It’s unclear what role traditional religion plays for American progressives at this point, but it’s safe to say that religious leaders no longer carry the weight they once did. We’ve outsourced their duties to celebrities like Erykah Badu, who has offered herself up as a spiritual guide. But we’re also less willing to be led, period. Though Badu is unlikely to be excommunicated, her comments will lead many people to take her less seriously from now on. Famous revolutionaries either become martyrs (Jesus Christ, Joan of Arc) or see their legacies develop into something more complicated (Lenin, Castro). That’s an indication of how difficult it is to maintain a revolutionary stance, an essentially public posture. We hunger for celebrities to reveal themselves, asking for a window into their private selves. But if what we see when we look in meets with our disapproval, we shun them. Erykah Badu was equally open about her views in the ’90s; not much about her has changed. But we’re in one of history’s plastic hours, and those who refuse to pick a side are often accused of standing on the sidelines, or, worse, joining the other team by default.

New Amerykah Part 2 begins with a parable about a wall. But it’s not a populist polemic. The wall that Badu envisions herself overcoming has been erected by a single person. The album continues in this vein: private, personal. The violent red and black of Part 1’s cover is given over to a dreamy purple, and the songs are about love, longing, desire, and peace. Badu described the record to The New Yorker writer Kelefa Sanneh as “‘creative, artistic, flowing, watery, feminine.’ In other words, it was a counterpart to her protest album, and possibly also a remedy for it,” Sanneh writes. There’s that Pisces again.

Yuri Slezkine, the author of that book about the Bolsheviks, argues that the Russian Revolution ultimately failed because the Soviets were unable to devise a way to make their private lives as radical as their public posturing. “No one really knew what a communist family should be, or how to transform relations between parents and children, or how to harness erotic attachments to the requirements of revolution,” Nathans says, describing the historian’s argument. “The Soviet state went to great lengths to inculcate revolutionary values in schools and workplaces, but not at home. It never devised resonant communist rituals to mark birth, marriage, and death.”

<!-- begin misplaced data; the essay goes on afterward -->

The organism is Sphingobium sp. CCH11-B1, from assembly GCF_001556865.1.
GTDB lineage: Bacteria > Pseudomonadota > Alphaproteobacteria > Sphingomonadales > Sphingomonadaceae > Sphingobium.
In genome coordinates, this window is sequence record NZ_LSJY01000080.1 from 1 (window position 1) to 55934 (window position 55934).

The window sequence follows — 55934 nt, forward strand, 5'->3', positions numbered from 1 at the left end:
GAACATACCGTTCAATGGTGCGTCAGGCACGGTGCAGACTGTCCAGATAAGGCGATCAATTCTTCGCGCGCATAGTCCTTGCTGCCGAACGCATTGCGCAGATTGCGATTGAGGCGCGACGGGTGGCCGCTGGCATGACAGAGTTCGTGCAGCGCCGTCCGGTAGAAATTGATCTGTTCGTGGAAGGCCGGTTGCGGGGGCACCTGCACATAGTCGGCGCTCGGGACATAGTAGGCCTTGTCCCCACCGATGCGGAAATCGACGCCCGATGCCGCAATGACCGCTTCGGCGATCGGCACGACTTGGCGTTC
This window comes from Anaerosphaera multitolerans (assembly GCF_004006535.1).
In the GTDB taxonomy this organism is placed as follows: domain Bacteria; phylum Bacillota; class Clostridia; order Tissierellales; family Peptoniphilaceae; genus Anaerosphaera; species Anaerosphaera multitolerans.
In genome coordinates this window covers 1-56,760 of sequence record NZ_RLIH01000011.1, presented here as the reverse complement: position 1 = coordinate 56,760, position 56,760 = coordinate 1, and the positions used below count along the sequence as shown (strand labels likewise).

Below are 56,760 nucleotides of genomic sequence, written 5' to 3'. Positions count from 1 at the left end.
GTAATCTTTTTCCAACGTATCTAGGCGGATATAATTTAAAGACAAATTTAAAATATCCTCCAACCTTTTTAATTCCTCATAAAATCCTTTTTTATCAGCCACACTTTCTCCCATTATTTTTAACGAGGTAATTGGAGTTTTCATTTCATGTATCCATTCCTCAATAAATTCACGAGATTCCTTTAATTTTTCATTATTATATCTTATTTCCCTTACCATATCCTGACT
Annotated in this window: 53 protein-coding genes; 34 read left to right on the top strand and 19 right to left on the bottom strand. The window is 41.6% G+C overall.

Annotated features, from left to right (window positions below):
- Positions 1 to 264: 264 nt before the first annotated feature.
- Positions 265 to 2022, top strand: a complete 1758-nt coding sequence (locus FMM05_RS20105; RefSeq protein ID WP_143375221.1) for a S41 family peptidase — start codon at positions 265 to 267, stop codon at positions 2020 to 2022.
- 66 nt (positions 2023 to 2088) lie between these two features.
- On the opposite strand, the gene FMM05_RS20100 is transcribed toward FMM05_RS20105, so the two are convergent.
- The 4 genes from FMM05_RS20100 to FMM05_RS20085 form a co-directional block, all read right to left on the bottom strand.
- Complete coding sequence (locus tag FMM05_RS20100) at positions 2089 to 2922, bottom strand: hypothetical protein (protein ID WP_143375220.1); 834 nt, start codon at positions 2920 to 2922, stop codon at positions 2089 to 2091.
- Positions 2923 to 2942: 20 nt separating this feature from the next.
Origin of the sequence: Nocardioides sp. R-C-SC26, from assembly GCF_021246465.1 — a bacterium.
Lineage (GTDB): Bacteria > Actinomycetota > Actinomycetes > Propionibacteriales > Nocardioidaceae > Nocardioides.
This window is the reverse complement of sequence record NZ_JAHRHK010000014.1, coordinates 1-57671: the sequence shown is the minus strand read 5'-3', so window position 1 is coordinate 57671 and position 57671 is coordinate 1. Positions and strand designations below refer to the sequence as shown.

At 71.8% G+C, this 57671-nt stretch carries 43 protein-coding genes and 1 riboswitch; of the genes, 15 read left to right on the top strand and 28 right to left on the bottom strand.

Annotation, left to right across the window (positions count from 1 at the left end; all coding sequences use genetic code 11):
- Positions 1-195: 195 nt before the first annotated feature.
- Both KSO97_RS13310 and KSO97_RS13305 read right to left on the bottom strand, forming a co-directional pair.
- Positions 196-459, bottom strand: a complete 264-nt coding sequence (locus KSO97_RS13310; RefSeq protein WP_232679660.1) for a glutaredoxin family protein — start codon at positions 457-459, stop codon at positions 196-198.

Being woke is inherently public, inherently social. Amanda Hess compared it to a kind of merit badge in an exploration of the word for the New York Times, writing, “It means wanting to be considered correct, and wanting everyone to know just how correct you are.” But we can use the interpretive keys provided by Nathans’ historians to understand the limitations of such performances, and understanding those limits should increase our tolerance for figures like Badu. We cannot ask our iconoclasts to be iconoclastic only when convenient for us.

By the way, if Badu is a populist, she makes it clear who her people are beyond any doubt in the album’s first proper song, “The Healer.” In its opening moments, she rattles off a list of deities, concluding it with “hip-hop.” “It’s bigger than religion,” she sings. “It’s bigger than the government.” By this, she doesn’t mean the genre of music, but hip-hop as the cultural voice of African-Americans. She’s drawing on an old idea, one that is explicated on her friend Yasiin Bey’s first album as Mos Def, Black on Both Sides. Joking about how people are always asking him where hip-hop is going as if it’s some unknowable giant living in the hillside, he explains on “Fear Not of Man” that “we are hip-hop. Me, you, everybody, we are hip-hop. So hip-hop is going where we’re going.”
Erykah Badu’s Complicated Relationship With ‘Wokeness’